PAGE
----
Catching Fire is the “sequel” to The Hunger Games, although it’s really more of a continuation. I wouldn’t have wanted to read the second book without having read the first. But having read the first, I had to read the second, and having finished that one now too, I share the same anticipation of most of the world for the third one, yet to be published at this date.
This supposed trilogy [can the author really stop at three after all the hoopla (read: income) surrounding these books?] centers on Katniss Everdeen, a young girl now age 17 in book two, who lives in constant fear that the evil government of Panem will hurt the ones she loves in order to punish her for inciting resistance throughout the country.
Panem is a dystopic descendant of the United States, divided into twelve districts and ruled with an iron glove. The government tries to inflame internecine conflict among the districts in the age-old strategy of keeping subjects divided in order to maintain control over them. But Katniss, unbeknownst even to herself, changes everything, which threatens to bring the hegemony of the Capitol to an end.
Katniss is idealistic, naïve, loving, brave, loyal, and apparently quite attractive, although to the author’s credit, she dwells on the character of Katniss much more than on her appearance. There are two young men in love with her, and each seems too good to be true, but let’s face it, who cares?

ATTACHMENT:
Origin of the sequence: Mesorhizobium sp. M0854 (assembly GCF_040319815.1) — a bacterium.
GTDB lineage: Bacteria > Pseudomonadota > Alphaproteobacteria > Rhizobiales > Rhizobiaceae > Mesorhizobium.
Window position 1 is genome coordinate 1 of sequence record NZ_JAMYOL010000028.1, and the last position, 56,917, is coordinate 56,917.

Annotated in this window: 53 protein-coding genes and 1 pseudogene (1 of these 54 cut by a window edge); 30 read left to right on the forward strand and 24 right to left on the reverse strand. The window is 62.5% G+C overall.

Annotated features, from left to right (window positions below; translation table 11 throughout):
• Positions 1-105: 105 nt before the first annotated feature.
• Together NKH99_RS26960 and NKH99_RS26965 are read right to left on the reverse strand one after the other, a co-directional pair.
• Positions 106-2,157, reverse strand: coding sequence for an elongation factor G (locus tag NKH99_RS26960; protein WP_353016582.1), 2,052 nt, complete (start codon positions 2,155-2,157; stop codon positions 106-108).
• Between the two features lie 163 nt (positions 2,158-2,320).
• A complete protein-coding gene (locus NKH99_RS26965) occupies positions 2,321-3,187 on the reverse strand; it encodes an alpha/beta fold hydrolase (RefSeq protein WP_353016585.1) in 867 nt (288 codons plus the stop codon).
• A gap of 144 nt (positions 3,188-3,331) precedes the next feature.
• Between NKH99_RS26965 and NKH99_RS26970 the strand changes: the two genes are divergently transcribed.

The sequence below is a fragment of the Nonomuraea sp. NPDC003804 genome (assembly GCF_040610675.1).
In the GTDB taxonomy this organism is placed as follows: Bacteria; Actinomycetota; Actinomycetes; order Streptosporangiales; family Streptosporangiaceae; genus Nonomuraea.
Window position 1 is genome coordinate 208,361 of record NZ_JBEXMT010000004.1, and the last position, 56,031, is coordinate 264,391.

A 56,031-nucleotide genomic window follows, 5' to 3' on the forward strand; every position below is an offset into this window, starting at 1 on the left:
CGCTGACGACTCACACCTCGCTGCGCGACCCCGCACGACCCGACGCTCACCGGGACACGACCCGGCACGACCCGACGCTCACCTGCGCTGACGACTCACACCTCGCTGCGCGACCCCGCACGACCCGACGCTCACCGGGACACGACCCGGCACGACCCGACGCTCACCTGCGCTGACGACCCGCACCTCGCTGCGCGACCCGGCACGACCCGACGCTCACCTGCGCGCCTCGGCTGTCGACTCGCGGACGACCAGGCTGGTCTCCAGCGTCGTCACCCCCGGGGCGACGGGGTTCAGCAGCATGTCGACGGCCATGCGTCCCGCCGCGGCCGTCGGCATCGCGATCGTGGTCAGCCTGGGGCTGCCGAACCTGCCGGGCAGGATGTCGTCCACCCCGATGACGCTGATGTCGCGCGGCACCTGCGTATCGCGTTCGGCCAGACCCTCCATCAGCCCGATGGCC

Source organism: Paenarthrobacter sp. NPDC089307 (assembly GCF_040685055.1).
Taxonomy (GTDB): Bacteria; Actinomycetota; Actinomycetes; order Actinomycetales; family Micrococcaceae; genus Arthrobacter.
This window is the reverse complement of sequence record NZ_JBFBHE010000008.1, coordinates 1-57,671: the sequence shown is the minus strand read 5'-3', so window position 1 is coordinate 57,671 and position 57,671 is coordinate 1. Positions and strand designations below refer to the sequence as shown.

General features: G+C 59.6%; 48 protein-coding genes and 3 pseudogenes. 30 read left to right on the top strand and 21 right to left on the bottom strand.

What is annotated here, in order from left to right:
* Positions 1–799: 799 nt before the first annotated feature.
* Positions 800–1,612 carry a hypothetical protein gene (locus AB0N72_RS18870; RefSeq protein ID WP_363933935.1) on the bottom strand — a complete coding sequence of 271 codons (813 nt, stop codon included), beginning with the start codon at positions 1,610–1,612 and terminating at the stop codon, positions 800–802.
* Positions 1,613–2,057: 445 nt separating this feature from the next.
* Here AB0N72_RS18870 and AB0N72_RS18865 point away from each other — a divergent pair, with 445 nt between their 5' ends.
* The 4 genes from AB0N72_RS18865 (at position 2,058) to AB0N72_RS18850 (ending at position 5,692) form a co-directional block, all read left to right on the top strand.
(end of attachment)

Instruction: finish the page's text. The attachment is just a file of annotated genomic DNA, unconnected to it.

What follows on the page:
There’s lots of kissing in this book, but nothing more physically, and not even any bad language! Okay, there are brutal murders, but no one curses while committing them!
Evaluation: This is a must read for those who have read The Hunger Games, but it might be a bit confusing if you haven’t. I would agree with the reviews asserting that this book is not quite as good as the first, but it isn’t relevant: after you finish the first book, you are too sucked in not to want to read the second book!
Published by Scholastic Press, 2009